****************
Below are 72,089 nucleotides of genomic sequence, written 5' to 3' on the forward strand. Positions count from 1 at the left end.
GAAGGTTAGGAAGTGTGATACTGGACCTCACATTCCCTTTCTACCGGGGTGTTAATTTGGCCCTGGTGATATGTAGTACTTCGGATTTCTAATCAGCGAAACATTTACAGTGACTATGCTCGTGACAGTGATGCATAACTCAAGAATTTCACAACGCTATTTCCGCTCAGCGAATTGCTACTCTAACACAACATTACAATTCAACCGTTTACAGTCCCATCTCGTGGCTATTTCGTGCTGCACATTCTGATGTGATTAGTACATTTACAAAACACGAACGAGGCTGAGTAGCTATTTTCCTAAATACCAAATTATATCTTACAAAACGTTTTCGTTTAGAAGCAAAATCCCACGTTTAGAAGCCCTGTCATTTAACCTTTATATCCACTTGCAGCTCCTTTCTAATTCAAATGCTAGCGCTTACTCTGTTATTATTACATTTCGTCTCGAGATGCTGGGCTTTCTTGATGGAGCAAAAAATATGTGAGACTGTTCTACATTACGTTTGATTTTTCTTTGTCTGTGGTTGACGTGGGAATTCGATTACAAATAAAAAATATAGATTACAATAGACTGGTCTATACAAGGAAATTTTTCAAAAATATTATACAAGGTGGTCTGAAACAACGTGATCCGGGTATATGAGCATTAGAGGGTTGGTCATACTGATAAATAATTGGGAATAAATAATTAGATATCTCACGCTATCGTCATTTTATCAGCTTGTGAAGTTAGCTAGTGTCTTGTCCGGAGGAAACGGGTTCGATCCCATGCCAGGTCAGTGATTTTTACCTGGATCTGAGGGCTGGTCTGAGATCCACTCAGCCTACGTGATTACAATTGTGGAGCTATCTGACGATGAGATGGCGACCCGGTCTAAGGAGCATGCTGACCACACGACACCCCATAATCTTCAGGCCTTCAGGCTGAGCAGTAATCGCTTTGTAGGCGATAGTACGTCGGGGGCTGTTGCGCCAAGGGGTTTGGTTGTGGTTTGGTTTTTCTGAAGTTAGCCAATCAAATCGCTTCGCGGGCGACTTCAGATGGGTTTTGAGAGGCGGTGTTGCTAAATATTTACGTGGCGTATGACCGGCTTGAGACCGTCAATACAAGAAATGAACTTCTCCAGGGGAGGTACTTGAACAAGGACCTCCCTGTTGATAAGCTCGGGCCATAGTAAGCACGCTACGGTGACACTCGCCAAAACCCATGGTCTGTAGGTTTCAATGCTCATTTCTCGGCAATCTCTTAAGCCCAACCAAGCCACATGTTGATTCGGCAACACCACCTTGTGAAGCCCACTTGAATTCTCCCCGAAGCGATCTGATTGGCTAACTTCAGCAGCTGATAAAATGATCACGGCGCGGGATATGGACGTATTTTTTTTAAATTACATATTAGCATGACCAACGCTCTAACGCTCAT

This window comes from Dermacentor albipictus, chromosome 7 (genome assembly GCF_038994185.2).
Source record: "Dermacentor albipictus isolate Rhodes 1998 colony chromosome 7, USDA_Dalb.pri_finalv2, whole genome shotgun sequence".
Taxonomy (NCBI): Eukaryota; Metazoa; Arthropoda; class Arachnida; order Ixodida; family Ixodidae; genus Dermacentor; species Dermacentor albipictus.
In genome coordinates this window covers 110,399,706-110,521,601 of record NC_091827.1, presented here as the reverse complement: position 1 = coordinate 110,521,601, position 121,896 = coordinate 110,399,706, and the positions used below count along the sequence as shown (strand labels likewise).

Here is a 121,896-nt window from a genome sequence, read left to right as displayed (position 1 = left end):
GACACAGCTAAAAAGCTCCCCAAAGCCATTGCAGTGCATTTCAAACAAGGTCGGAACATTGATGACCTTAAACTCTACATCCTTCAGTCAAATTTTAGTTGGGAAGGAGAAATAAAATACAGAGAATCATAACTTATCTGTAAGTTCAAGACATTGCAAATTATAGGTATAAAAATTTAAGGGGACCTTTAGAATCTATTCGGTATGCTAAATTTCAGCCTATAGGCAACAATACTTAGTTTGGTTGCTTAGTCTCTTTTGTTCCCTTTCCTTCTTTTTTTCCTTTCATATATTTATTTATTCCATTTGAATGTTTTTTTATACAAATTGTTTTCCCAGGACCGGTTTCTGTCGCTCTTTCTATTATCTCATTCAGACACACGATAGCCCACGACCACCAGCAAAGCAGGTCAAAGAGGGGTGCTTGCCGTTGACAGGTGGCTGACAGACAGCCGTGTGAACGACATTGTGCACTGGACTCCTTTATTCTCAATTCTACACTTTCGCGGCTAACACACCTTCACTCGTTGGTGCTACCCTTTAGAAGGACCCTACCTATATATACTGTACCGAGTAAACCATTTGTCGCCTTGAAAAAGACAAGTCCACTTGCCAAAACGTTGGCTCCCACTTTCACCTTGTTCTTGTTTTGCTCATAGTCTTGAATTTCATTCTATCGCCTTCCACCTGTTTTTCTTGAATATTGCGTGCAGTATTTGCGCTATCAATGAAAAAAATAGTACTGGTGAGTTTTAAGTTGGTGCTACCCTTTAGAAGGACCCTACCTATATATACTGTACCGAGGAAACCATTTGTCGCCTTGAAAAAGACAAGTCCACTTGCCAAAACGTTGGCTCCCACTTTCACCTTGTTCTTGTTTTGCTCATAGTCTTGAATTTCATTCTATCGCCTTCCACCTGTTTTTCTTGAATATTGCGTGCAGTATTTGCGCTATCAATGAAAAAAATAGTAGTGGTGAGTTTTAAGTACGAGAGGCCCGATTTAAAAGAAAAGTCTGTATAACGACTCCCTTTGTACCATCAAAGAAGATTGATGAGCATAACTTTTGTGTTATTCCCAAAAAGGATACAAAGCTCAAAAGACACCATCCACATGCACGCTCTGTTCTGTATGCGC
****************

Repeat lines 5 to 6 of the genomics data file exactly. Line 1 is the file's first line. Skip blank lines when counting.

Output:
Taxonomy (NCBI): Eukaryota; Metazoa; Arthropoda; class Arachnida; order Ixodida; family Ixodidae; genus Dermacentor; species Dermacentor albipictus.
In genome coordinates this window covers 110,399,706-110,521,601 of record NC_091827.1, presented here as the reverse complement: position 1 = coordinate 110,521,601, position 121,896 = coordinate 110,399,706, and the positions used below count along the sequence as shown (strand labels likewise).